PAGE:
Overbye’s teaching moment about scientific discovery and uncertainty

In my humble opinion (alright:  IMHO), the best science writing combines reporting on current advances in science — the knowledge or content — with insights into the process of science — how the new knowledge was acquired, and with what certainty.

Thus, I was delighted to read a recent article by Dennis Overbye in the New York Times about the kerfuffle over the claimed discovery of a so-called Goldilocks planet — aka, Gliese 581g  Continue reading

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Our “Darwin problem” is really about power and influence (and doubt)

A key challenge to the public perception and acceptance of science, and to the scientists and science writers charged with communicating scientific results to an interested public, is the increasingly common rejection of mainstream science by influential non-scientists. A long-standing example of this problem concerns public reception to Darwin’s theory of evolution.

This past February, biologist Ken Miller took the occasion of Darwin’s 203rd birthday to address in The Huffington Post what he called “America’s Darwin Problem.”  Miller is a Continue reading

Posted in biology, blog, book, climate science, doubt, evolution, peer review, reporting, science denial, science vs. religion, science writer, scientist, theory | Tagged , , , , , , , | 4 Comments

Searching for objectivity in the nature vs. nurture debate

We like to think that science is objective, that its approach to knowledge derives from the lack of bias. Unfortunately, nothing could be further from the truth.

Despite the best of intentions, scientists confront and fight with bias all the time, both within themselves and  when interpreting the work of others.  Scientists have agendas just like anyone else, whether it’s a pet hypothesis or a cultural ideology, and it can be manifested in the way that the data are collected and interpreted.  So, how can the interested non-scientist find the truth amid the bias in the science they’re reading and hearing about? Continue reading

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Why do women leave science?

I happened across a thoughtful essay this morning on women in science, at the blog zinemin’s random thoughts.  The blogger is a senior postdoc in physics, apparently living and working in the Netherlands.  She highlights two problem areas — cultural and  structural — that may have the most impact on a woman’s decision to leave science.  The cultural problem is the lack of other women in the workplace, to serve as mentors, role models, collaborators and friends.  The structural problem is primarily the lack of adequate institutional support for families and the choices parents must make to juggle work and family, which, unfortunately, still affects women more than men.

Her observation reminds me of a recent, more general debate about whether women can “have it all.”   Continue reading

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Hitting sweet spot in reporting on new subatomic particle

So, Wednesday, July 4, was supposed to be THE day, when physicists scheduled an announcement about the 30-year search for the existence of a subatomic particle known as the Higgs Boson.  The Higgs Boson is predicted to exist by the so-called Standard Model, a theory that describes the interaction of the energy fields and associated particles that make up all matter in the universe.  Finding the Higgs would complete the Standard Model.  The buildup to the announcement began weeks and months earlier.  Back in December 2011,  physicists at CERN, which runs the Large Hadron Collider on the Swiss-French border where the most recent experiments have been done, offered preliminary evidence for the likely mass of the sought-after boson.  Mass is a critical characteristic of the particle, and narrowing down the range of likely mass was an encouraging sign that scientists were, finally, on the right track in their search.  The intervening weeks and months provided ample opportunity for scientists and science writers to lay the groundwork for the possible discovery.  We were treated to everything Higgs (e.g., Dennis Overbye, Beth Teitell, Ben Zimmer, James Weatherall, Numbers Guy, Curt Brainard, etc.), both before and after the announcement.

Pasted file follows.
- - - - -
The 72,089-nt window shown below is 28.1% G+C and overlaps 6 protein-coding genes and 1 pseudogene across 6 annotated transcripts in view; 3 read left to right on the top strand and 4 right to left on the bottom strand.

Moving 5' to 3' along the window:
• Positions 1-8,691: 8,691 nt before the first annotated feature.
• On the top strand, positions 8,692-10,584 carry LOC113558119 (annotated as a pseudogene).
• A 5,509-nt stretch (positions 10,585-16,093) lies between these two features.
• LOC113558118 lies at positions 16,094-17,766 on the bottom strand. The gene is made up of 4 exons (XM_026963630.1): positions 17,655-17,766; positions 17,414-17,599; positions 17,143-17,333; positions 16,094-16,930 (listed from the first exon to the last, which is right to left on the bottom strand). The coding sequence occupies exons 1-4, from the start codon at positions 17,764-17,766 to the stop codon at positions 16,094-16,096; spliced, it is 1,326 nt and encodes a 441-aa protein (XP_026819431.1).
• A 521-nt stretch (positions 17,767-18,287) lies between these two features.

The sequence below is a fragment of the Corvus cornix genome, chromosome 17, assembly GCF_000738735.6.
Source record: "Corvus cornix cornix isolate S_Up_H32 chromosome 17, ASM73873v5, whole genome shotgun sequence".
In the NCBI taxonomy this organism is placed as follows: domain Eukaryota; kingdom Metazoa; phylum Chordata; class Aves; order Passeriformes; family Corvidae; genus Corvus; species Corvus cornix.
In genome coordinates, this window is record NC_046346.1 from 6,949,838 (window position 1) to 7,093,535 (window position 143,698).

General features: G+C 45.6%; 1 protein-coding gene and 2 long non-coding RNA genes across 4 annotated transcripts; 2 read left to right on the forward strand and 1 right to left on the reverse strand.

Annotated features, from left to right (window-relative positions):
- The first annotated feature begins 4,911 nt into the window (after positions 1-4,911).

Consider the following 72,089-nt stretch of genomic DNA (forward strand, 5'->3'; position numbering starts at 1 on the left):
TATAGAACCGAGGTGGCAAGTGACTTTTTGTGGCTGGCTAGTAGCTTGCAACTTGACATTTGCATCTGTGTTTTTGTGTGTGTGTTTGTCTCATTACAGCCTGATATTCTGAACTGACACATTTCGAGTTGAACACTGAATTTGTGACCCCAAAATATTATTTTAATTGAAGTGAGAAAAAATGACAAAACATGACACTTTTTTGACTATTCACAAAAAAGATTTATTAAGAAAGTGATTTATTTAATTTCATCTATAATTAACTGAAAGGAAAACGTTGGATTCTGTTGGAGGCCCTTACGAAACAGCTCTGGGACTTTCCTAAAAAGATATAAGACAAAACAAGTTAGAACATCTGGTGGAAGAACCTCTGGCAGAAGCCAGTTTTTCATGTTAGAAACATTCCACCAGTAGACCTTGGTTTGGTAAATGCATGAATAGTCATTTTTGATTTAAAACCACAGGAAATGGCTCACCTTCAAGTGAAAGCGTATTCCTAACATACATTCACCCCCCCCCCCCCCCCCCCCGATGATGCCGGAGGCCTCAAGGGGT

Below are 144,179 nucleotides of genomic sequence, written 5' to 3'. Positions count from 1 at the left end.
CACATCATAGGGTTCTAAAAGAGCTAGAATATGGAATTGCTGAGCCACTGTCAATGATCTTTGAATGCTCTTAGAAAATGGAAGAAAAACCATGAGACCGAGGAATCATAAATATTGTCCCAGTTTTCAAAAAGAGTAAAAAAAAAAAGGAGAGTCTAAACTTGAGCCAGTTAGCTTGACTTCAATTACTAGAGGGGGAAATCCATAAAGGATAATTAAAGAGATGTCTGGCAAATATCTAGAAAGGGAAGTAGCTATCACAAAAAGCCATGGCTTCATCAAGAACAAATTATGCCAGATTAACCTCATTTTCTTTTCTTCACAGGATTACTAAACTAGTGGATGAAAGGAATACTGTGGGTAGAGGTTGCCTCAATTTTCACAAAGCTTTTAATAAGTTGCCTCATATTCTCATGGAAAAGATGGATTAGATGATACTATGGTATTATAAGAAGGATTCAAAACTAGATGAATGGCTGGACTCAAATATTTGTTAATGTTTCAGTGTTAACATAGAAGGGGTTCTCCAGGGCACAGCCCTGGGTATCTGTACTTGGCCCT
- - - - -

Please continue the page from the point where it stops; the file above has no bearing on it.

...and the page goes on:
And, yet, on the big day, there was a curious reticence in the way physicists were describing their findings.   Continue reading

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This is the inaugural post to our new blog, Dissecting Public Science.  As articulated more comprehensively in the Mission statement, our goal is to open an ongoing conversation about how the process of science is represented, or misrepresented, in the public media, by science writers, science journalists, and scientists.  Regular posts will touch on a variety of topics concerning public science, including currently hot topics such as climate change, the Higgs boson, science vs. religion, childhood vaccines, GMO’s, the self-correcting nature of science, evolution, scientific fraud and free will.  We invite you to join the conversation with comments contributed to specific posts.  We also encourage you to suggest ideas for new posts by entering comments under Just Ask.  This blog is particularly intended for science students and educated non-scientists, but we welcome all who are interested in discussing the nature of science, including science writers, science journalists, and scientists.

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